PSD16.28TS8.1/GD6.9 - Plate tectonics of Asia: India-Asia collision, SE Asia, Australia-Oceania and the Central Asian Orogenic Belt
|Convener: Jonny Wu | Co-Conveners: Douwe J. J. van Hinsbergen , Sabin Zahirovic , Wenjiao Xiao , Keda Cai|
/ Fri, 02 May, 08:30–09:15
The rich tectonic history of the continental blocks, volcanic arcs and suture zones that comprise Asia has inspired a myriad of new tectonic concepts and geodynamic models at the forefront of modern solid-earth science. New advances refine ideas of how and where Gondwana-derived continental blocks were dispersed northward, their ensuing collisions with Asia, and the opening and closure of Tethyan and back-arc ocean basins. The geological record of East Asia and Oceania holds new clues about the plate-tectonic history of the Paleo-Pacific domain. Antarctica-Australia plate reconstructions, the evolution of Australia and its margins, and the history of the Pacific at East Asia have implications for the chronology and driving mechanisms behind major tectonic reorganizations in the region. The complex Mesozoic to present-day amalgamation and reorganization of Southeast Asian terranes and subduction zones provide a recent analogue for accretion of the Central Asian Orogenic Belt from 1.0 Ga to end Permian. Today the Central Asian Orogenic Belt extends from the Urals through Kazakhstan, Kyrgyzstan, northern China, Mongolia and southern Siberia to the Okhotsk Sea in the Russian Far East, and is arguably the largest accretionary collage on the planet.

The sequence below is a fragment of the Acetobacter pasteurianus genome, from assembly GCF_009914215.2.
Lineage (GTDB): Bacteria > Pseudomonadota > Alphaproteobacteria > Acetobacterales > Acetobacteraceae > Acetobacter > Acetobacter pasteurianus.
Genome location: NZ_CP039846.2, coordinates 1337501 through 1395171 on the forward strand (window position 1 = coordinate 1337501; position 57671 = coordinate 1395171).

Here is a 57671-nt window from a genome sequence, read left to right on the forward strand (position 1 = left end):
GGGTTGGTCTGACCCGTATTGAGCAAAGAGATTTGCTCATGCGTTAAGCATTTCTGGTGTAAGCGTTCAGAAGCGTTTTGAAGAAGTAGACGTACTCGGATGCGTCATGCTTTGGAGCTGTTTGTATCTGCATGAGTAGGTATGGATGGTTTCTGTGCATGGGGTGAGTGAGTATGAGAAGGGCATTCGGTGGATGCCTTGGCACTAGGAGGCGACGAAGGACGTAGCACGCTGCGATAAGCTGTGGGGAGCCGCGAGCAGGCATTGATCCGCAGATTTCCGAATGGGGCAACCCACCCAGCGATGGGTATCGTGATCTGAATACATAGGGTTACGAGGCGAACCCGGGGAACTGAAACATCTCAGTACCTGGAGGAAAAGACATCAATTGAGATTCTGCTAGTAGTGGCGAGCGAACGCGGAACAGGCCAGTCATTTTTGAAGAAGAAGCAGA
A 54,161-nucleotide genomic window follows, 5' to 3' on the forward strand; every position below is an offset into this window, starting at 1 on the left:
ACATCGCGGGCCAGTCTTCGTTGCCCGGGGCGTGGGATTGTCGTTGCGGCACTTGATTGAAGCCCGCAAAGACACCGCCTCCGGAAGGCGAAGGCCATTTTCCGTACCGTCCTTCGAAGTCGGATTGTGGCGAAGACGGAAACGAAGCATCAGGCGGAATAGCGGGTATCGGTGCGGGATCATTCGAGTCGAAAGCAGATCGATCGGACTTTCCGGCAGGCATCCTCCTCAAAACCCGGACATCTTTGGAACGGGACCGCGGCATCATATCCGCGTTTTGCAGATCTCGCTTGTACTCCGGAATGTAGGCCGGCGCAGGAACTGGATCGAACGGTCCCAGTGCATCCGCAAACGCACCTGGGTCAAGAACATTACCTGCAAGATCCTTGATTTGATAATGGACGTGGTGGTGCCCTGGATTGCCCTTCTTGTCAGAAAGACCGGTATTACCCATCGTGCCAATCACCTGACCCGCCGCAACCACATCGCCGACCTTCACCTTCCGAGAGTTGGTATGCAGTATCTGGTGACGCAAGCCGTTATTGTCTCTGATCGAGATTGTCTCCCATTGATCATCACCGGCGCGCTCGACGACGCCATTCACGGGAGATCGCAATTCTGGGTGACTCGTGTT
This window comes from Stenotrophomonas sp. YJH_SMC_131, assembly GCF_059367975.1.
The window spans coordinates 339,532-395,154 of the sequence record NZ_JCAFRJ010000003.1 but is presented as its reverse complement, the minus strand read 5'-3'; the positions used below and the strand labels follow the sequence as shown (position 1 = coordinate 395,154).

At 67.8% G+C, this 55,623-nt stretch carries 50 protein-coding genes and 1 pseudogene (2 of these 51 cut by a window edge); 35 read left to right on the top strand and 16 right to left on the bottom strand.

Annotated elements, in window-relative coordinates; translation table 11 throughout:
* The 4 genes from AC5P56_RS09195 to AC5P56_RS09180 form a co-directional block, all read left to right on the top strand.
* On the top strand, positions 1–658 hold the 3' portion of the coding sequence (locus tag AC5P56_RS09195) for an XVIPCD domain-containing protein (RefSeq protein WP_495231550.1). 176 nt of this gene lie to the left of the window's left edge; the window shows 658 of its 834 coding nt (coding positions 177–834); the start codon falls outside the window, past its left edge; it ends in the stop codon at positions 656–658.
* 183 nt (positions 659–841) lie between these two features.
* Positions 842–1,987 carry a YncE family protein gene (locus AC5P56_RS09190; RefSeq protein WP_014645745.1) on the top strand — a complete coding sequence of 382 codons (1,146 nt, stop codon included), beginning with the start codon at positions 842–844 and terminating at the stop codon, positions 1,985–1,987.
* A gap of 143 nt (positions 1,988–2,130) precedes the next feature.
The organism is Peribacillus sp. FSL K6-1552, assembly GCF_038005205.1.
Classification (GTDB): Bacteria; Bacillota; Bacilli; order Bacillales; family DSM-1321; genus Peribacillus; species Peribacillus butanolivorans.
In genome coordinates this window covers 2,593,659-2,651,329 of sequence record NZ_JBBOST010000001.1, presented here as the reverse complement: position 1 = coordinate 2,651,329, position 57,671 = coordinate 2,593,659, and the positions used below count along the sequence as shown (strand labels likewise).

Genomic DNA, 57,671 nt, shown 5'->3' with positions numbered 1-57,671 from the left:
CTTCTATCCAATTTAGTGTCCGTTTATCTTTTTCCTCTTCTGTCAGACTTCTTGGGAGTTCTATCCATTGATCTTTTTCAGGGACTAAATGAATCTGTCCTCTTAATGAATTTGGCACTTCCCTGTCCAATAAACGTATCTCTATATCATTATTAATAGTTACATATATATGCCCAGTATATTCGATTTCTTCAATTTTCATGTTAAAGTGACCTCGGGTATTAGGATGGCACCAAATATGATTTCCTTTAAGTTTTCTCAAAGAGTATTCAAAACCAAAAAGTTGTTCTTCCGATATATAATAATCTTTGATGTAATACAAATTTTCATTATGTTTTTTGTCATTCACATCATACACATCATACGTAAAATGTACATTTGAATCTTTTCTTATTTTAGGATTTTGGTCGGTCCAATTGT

Here we present new observational constraints, novel syntheses, numerical models, and plate tectonic reconstructions on the Mesozoic-Cenozoic plate tectonic history of India, Asia and Oceania, and on the 1.0 Ga to Permian history of the Central Asian Orogenic Belt.
|Public information:||Here we present poster contributions of new observational constraints, novel syntheses, numerical models, and plate tectonic reconstructions on the Mesozoic-Cenozoic plate tectonic history of India, Asia and Oceania, and on the 1.0 Ga to Permian history of the Central Asian Orogenic Belt.|